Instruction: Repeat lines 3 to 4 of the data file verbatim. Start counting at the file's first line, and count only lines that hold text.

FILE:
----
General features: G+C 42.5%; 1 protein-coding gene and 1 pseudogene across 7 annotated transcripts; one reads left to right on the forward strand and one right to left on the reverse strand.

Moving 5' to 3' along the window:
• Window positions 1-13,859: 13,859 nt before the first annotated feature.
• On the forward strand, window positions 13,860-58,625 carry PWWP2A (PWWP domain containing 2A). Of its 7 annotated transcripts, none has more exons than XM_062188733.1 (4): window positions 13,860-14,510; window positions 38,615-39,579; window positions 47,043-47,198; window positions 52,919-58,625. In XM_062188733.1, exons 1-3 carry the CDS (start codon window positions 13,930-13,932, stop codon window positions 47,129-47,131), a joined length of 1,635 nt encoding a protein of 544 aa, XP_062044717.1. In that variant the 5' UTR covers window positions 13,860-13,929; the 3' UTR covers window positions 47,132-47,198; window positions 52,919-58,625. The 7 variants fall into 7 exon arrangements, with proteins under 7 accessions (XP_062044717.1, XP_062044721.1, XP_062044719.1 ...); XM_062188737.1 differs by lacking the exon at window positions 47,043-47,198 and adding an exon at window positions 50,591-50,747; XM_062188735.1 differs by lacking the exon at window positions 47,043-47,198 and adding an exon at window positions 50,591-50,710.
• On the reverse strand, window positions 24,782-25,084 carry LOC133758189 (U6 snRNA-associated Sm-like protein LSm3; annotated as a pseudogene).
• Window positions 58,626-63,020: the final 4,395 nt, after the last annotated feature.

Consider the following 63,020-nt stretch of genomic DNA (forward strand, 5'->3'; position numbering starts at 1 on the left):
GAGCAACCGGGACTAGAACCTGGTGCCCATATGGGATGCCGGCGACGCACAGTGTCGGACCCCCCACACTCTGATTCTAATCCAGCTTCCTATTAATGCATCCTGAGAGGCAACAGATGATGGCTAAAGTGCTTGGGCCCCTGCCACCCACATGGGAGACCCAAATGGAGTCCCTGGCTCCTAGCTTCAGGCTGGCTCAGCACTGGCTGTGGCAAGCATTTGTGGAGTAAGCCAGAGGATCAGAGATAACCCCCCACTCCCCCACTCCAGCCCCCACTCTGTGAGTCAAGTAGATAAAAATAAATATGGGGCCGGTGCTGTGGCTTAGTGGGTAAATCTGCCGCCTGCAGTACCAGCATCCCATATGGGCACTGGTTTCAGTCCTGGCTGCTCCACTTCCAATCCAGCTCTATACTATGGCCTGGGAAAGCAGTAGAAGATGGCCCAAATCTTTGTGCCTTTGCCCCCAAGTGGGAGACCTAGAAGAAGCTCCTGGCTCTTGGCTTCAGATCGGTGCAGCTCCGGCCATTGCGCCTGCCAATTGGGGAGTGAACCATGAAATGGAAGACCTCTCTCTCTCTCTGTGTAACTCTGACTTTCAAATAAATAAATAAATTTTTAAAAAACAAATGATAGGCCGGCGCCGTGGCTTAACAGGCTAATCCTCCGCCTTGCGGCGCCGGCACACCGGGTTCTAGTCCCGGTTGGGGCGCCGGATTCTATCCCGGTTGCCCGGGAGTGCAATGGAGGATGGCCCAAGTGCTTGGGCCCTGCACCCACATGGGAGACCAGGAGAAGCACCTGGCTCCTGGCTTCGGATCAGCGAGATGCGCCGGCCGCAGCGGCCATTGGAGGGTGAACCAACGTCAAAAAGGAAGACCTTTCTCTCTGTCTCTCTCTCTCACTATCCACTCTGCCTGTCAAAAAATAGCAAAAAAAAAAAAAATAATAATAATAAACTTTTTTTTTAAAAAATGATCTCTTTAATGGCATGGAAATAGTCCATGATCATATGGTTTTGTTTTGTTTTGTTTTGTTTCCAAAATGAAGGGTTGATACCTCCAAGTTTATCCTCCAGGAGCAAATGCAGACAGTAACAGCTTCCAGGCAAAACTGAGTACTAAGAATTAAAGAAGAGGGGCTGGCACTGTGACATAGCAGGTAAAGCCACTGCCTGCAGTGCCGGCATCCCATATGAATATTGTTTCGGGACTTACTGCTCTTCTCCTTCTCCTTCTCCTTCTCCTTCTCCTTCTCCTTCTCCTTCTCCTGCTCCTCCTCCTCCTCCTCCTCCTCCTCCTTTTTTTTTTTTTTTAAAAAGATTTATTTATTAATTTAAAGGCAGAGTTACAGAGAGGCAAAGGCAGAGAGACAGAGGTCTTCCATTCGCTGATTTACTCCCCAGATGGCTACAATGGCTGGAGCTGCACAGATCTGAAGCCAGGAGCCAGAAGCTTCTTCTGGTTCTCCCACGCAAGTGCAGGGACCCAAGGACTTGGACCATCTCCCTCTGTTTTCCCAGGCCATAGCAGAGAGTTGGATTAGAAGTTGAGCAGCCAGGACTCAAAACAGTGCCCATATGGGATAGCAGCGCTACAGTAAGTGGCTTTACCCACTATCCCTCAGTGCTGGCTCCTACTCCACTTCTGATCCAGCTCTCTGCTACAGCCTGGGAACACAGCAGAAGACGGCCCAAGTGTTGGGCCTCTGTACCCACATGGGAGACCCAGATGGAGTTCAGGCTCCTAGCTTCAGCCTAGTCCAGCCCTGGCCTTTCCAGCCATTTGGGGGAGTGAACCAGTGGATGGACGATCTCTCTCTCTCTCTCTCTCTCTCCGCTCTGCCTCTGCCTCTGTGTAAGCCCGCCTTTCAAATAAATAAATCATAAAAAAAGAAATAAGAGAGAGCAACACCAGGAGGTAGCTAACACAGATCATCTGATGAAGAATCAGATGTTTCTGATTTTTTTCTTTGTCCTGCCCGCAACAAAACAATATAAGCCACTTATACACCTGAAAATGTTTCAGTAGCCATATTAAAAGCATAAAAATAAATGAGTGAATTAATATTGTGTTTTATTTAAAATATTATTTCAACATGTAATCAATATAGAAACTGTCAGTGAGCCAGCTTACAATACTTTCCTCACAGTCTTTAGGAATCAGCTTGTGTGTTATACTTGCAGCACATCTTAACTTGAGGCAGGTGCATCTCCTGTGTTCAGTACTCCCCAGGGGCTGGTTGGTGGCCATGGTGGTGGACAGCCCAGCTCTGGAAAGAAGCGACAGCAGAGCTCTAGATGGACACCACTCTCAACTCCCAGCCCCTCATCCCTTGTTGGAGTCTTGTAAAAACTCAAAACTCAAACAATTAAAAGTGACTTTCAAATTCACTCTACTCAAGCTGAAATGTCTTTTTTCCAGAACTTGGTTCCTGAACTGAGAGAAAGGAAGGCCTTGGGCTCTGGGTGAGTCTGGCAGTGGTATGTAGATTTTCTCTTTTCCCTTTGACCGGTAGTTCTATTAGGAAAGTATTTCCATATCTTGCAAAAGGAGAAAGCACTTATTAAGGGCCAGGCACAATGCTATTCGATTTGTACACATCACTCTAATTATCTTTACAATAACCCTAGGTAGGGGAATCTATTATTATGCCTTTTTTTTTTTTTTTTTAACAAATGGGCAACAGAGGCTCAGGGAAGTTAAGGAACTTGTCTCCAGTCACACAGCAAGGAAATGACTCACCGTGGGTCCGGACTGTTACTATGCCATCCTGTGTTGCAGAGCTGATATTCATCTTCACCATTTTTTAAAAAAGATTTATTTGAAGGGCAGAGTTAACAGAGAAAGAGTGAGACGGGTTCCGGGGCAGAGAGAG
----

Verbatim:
• Window positions 1-13,859: 13,859 nt before the first annotated feature.
• On the forward strand, window positions 13,860-58,625 carry PWWP2A (PWWP domain containing 2A). Of its 7 annotated transcripts, none has more exons than XM_062188733.1 (4): window positions 13,860-14,510; window positions 38,615-39,579; window positions 47,043-47,198; window positions 52,919-58,625. In XM_062188733.1, exons 1-3 carry the CDS (start codon window positions 13,930-13,932, stop codon window positions 47,129-47,131), a joined length of 1,635 nt encoding a protein of 544 aa, XP_062044717.1. In that variant the 5' UTR covers window positions 13,860-13,929; the 3' UTR covers window positions 47,132-47,198; window positions 52,919-58,625. The 7 variants fall into 7 exon arrangements, with proteins under 7 accessions (XP_062044717.1, XP_062044721.1, XP_062044719.1 ...); XM_062188737.1 differs by lacking the exon at window positions 47,043-47,198 and adding an exon at window positions 50,591-50,747; XM_062188735.1 differs by lacking the exon at window positions 47,043-47,198 and adding an exon at window positions 50,591-50,710.